William P. Kenan Jr., Professor of Chemistry

Williams College

November 30, 2004


                        (Professor Richardson can be reached for comment at 597-3201.)


If the confusion and dearth of available information about Williamstown's efforts to build a 16-inch water line down Cold Spring Road to Mount Greylock Regional High School weren't bad enough already, the situation got even worse yesterday.  That's when the Town of Williamstown, at long last, made public its copies of reports detailing testing of water samples for perchlorates at MGRHS on its web site.




These documents detail perchlorate levels measured for MGRHS water samples from the School's two wells that were collected on three different dates, from April to early October of this year.  As has been widely reported and discussed at many meetings, the levels at well one vary from a low of 5 ppb to a high of 11 ppb; those from well two are significantly lower, ranging from 1 to 2.5 ppb. 


These numbers have been widely quoted as evidence that the School's water supplies are so polluted with perchlorates that a "crisis" situation exits that can only be resolved by construction of the proposed water line.  What has been missing from the record until yesterday is information regarding where the actual water samples were collected in the MGRHS water supply system.  The document copies released yesterday specify that all samples were collected at the "tap after the pressure storage tank."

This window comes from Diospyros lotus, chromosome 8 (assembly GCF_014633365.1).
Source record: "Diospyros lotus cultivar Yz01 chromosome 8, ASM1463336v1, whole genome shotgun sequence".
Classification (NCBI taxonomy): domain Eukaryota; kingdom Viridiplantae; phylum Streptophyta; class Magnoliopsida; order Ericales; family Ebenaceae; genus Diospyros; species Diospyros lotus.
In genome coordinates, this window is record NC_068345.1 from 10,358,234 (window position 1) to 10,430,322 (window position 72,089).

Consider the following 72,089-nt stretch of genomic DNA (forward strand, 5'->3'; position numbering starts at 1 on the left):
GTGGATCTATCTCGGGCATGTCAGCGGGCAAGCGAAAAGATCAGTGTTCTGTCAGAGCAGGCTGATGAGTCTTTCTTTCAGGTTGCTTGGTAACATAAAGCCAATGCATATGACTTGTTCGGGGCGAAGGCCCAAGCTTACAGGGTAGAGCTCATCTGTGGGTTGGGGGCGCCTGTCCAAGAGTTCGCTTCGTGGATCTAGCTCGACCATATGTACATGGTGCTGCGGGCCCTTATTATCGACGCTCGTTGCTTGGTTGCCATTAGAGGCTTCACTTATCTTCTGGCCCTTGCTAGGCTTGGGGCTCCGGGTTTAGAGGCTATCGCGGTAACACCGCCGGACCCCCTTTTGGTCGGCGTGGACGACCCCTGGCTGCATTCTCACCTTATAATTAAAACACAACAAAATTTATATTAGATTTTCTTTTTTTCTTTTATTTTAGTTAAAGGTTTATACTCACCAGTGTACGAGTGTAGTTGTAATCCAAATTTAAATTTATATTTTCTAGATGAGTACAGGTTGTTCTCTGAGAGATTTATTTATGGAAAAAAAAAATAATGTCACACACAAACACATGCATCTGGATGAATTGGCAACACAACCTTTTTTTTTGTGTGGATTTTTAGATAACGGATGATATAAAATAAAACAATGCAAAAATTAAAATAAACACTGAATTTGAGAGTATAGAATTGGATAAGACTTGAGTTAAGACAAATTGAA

This simple testing detail, which should have been made public months ago, means that it is simply not possible to know precisely where perchlorate contamination is entering the MGRHS water supply! 


Although it is true that the wells may be polluted, perchlorates instead may be coming from the storage tank, from the pipes that supply it in the school, or even from those bringing water from the wells.  Concluding that the School's wells are polluted with perchlorates on the basis of samples taken after the pressure storage tank is not only logically dubious it is highly irresponsible. 


Reasoning like this would never pass the requirements for publication of a scientific study of a pollution problem and it should certainly not form the basis of a town's decision to spend 4 million dollars on a municipal water supply pipe.  What is needed is a careful, detailed and complete study of perchlorate contamination in the entire MGRHS water system-beginning with samples drawn directly from the underground aquifers and including all intermediate points all the way to the taps where students get their drinking water. 


Professor David Dethier, of the Williams Geosciences Department and myself and Professor John W. Thoman, of the Williams Chemistry Department, have already notified officials at MGRHS that we are willing to plan, organize and execute just such a study, and we stand ready to do so.  That this critically important piece of information about water testing at MGRHS has only just now become public is simply outrageous.  It is one more sign that the people of Williamstown have not had access to sufficient information to make an informed decision about the water line project.